PEOPLE’S CHOICE AWARD RECIPIENTS
Connecticut Treasures, formerly a part of the People’s Choice program, features the wealth and diversity of buildings from each of the eight Connecticut counties. The public is invited every year to vote for a favorite building for this state-wide award.
The First Methodist Society in Bridgeport was organized in 1817 and the first church building was opened in 1823. After this wood structure burned down in 1849 it was replaced by a brick one in 1850. After it was deemed unfit for continuing occupancy in the 1920s, a new edifice was built on Golden Hill, overlooking downtown Bridgeport. The new First Methodist Church and Parish House (333-47 Golden Hill Street/210 Elm Street) was constructed as a single structure in 1928-1929 (the church in the Gothic Revival style and the parish house in the Tudor Revival style) to plans by the architectural consortium of Southey, Allen, and Collens. In 1970, several other Methodist Churches merged with First Methodist Church and the church’s name was changed to Golden Hill United Methodist Church.
Built in 1807, Center Church on Main St. is the fourth meetinghouse building of the First Congregational Society. The Society was founded in Cambridge, Mass. in 1632 and was led to the west bank of the Connecticut River by its first minister, Rev. Thomas Hooker, in 1636. The first small meetinghouse was located near the current site of the Old State House, and it was there, in 1638, that representatives from the three original river towns of Hartford, Windsor, and Wethersfield drew up the world’s first written constitution to create a government, the Fundamental Orders, adopted in 1639.
The second meeting house replaced the original log structure in 1641. For the third meeting house, in 1741, construction was moved down the street to the current location at Gold Street, on a corner of the Ancient Burying Ground. The fourth and final building was completed in 1807.Center, or First, Church has a distinctive “wedding cake” style steeple, said to have been designed by Daniel Wadsworth, founder of the Wadsworth Atheneum. The steeple shows the elaborate ornamentation favored in America in the early decades of the nineteenth centry (called the Federal style). Wadsworth’s design, which is heavy with columns, displays this style to the extreme. Such steeples show the Baroque influence of architect James Gibbs, whose books influenced the designs of countless New England Churches. Wadsworth was said to be strongly inspired by Gibbs’s famous St. Martin-in-the-Fields in London.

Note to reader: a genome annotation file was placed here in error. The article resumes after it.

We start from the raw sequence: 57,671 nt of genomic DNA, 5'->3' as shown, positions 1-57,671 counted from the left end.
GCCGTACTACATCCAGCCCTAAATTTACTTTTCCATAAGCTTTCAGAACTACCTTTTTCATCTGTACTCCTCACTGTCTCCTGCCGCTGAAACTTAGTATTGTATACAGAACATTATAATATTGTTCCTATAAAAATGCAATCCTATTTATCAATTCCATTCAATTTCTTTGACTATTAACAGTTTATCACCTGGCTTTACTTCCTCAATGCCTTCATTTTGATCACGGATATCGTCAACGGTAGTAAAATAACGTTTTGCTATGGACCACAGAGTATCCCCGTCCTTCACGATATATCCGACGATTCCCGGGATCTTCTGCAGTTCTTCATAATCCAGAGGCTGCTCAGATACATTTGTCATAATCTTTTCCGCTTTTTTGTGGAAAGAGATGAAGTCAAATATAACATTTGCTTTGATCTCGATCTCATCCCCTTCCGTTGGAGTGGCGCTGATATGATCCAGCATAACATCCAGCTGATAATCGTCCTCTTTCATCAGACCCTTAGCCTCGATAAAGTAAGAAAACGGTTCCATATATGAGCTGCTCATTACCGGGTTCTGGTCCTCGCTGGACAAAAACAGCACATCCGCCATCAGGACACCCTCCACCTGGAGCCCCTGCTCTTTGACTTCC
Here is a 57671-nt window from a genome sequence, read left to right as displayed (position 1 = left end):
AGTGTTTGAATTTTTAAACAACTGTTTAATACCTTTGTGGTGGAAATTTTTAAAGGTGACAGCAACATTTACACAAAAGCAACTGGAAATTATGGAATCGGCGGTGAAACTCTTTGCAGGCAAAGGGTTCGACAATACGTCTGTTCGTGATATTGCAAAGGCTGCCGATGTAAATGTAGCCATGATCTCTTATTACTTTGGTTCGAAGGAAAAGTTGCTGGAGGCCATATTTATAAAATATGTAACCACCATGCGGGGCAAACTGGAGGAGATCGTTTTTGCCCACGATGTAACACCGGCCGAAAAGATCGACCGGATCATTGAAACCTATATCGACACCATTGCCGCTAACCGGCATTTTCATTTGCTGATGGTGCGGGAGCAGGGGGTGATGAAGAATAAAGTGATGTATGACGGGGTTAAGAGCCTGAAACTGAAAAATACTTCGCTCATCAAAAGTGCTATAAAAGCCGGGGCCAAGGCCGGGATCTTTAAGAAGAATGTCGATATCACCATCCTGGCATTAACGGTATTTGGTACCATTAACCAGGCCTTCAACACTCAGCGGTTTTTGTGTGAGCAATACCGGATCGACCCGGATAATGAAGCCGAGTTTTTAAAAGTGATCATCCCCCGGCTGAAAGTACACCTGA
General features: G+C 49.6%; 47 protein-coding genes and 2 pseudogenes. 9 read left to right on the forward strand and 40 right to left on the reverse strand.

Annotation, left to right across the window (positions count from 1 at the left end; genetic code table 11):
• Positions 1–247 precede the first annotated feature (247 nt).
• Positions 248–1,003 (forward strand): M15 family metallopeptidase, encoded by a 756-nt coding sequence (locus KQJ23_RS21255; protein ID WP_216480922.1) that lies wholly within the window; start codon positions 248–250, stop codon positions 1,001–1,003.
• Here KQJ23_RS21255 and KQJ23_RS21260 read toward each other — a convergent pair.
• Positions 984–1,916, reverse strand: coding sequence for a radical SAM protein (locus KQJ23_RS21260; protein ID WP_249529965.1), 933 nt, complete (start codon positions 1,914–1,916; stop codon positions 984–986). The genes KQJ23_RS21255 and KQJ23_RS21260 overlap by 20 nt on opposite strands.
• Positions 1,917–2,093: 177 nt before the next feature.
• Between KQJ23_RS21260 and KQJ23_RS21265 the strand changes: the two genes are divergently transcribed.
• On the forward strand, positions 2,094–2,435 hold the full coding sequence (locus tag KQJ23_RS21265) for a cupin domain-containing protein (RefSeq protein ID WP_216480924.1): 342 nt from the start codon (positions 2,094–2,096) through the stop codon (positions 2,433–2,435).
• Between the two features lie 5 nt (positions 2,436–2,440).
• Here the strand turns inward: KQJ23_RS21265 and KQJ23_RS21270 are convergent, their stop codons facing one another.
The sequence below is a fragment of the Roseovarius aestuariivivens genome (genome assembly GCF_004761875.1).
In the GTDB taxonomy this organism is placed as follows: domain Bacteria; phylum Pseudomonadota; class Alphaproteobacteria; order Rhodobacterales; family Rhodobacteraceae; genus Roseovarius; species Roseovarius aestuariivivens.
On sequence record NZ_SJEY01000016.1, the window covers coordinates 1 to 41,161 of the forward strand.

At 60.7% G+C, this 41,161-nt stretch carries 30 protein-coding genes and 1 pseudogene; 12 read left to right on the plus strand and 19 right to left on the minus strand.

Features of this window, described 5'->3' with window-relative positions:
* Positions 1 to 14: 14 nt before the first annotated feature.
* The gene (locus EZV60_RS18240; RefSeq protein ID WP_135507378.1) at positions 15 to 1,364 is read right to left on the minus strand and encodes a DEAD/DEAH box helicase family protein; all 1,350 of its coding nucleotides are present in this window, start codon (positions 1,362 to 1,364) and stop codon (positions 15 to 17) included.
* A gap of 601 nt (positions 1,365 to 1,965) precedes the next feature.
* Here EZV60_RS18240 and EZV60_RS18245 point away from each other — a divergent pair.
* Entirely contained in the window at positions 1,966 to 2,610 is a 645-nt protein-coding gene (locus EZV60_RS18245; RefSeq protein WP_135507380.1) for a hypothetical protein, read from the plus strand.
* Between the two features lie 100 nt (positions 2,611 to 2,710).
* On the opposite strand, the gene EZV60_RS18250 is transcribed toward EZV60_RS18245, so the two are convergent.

Today, Hartford’s Center Church features such later additions as five stained glass windows by Louis Comfort Tiffany. The restoration and preservation of this historic structure has been a concern lately, as shown in a recent editorial in the Hartford Courant.
The earliest Episcopal/Anglican worship in western Connecticut began in the town of Kent in 1763, served by itinerant missionary priests ordained in England. They worshipped in a now lost St. Thomas’s Church built on Kent Plain sometime between 1768 and 1772. St. Andrew’s Episcopal Parish was first organized as St John’s Parish in 1806. In 1819, Reverend George B. Andrews took charge of the Episcopal congregations in both Kent and nearby Marbledale (in New Preston). He was soon serving congregations in Caanan and Salisbury as well. His wealthy wife contributed greatly to funding the erection of churches in these parishes. The current church building in Kent, located at the corner of modern Routes 7 and 341, was constructed in 1826 of fieldstone in the Gothic Revival style. In gratitude to Rev. and Mrs. Andrews, the parish was renamed from St. John’s to St. Andrew’s.